If it was unacceptable, explain why. •Reiterate your expectations regarding behavior and/or performance. •Note that if the employee doesn’t demonstrate immediate and sustained improvement, the consequence will be further disciplinary action, up to and including dismissal. •Refer the employee to the appropriate policy or contract provision for appeal rights. • Deliver the warning letter to the employee and place it in the employee’s departmental personnel file using appropriate delivery procedures such as “Proof of Service. ” 4.

Written reprimand : It is a formal written warning that misconduct has occurred. It should outline the nature of the misconduct, the corrective action required, and the consequences should it not be corrected. If more severe disciplinary action should later become necessary, the record of the reprimand(s) on the personnel file will demonstrate that the employee was made aware of the consequences of further misconduct. 5. Suspension: It is the temporary removal of the employee from the place of work without pay as a consequence of misconduct.

The notice of suspension should include the nature of the misconduct, the corrective action required and the consequences should it not be corrected. A suspension may be imposed in the following situations: •pending investigation of certain suspected misconduct when the presence of the employee at work cannot be tolerated or could undermine or impede the investigation (see Annex 2 for indefinite suspension criteria as enunciated in Larson PSSRB file 2002 PSSRB 9); or •To impose a definitive disciplinary measure for an act of misconduct. 6. Financial penalty:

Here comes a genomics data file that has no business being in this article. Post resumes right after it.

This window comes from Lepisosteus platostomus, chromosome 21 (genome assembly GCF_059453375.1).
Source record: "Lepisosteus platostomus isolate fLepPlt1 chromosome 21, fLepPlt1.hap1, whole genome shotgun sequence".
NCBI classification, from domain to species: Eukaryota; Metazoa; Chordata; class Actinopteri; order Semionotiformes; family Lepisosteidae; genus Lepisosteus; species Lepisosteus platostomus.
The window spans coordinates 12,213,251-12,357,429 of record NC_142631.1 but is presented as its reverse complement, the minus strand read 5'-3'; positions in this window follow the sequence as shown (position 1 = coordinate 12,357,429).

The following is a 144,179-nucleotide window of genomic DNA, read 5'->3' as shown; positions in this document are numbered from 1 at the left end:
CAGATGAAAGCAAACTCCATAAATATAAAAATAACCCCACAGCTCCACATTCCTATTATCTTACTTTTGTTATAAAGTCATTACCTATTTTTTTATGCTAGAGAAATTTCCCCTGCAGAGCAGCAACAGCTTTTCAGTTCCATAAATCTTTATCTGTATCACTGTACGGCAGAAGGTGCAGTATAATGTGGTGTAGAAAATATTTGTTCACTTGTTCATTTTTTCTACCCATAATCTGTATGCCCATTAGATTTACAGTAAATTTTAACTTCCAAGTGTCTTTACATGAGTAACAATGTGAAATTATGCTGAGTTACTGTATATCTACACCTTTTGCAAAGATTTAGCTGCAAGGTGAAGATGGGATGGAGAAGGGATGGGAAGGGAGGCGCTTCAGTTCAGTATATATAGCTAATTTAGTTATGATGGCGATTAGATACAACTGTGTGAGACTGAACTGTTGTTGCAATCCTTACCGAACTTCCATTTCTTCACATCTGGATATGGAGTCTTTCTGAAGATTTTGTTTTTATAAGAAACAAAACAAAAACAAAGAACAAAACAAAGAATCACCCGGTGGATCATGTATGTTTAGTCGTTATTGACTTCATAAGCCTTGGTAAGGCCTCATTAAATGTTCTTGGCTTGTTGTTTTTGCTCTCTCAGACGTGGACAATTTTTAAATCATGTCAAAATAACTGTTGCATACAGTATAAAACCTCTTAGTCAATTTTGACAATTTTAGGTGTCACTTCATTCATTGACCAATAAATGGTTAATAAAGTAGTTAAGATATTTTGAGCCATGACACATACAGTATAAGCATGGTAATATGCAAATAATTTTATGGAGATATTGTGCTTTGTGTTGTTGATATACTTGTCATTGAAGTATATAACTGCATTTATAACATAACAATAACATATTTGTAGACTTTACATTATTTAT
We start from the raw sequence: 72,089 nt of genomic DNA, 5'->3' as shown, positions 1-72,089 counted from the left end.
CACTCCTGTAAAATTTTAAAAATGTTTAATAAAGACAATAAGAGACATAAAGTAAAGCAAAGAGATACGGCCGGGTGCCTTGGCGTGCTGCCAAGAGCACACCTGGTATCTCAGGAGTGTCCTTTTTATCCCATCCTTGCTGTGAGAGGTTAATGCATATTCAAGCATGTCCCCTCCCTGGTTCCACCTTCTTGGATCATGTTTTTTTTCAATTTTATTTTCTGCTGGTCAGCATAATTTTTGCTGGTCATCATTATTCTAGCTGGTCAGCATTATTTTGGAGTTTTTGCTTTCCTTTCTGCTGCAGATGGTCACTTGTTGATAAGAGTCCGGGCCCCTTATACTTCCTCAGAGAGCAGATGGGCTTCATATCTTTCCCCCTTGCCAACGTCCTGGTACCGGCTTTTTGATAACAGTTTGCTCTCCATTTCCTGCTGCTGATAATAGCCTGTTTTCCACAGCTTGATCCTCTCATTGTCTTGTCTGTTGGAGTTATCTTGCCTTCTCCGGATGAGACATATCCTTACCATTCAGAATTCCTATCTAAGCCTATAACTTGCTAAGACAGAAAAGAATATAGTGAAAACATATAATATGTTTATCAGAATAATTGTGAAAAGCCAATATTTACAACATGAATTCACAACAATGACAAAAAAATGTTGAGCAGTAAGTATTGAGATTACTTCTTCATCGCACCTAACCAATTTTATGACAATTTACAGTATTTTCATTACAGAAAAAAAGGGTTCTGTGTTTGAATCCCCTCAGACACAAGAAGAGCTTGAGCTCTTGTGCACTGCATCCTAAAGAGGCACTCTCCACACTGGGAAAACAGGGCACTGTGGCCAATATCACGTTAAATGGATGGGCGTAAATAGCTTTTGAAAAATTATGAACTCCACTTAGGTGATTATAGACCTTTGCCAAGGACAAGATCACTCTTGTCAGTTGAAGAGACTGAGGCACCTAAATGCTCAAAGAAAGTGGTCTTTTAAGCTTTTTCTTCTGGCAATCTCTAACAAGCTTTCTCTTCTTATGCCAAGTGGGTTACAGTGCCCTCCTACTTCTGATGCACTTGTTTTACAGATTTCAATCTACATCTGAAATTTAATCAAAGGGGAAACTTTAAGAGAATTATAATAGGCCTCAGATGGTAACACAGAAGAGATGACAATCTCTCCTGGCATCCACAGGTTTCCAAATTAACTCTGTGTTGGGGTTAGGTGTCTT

It is an alternative to a suspension, where a financial penalty is considered preferable for operational or economic reasons. Financial penalties are appropriate in situations involving mass unlawful withdrawal of services, continuous shift operations, ships at sea, and isolated posts where it may be difficult to schedule suspensions without the use of replacements and overtime. It may also be used to impose a definitive disciplinary measure for an act of misconduct. It should outline the nature of the misconduct, the corrective measure required, and the consequences should it not be corrected. . Demotion: It means an action taken by the employer to appoint an employee to a position at a lower maximum rate of pay. Demotion is an alternative to a disciplinary termination and should be used when the manager is of the opinion that, despite the misconduct, the employee is still suitable for continued employment albeit in a position at a lower maximum rate of pay. Demotion could be used in situations where a manager is found guilty of harassment and is moved to a position with no managerial responsibilities. . Disciplinary termination: It is the separation of an employee from the core public administration for misconduct. It may be used after a series of acts of misconduct when a “culminating incident” has occurred, or for a single act of serious misconduct. Termination is the most severe disciplinary measure, and the decision to proceed should be taken only after careful consideration and when it is determined that the employee is no longer suitable for continued employment by reason of misconduct.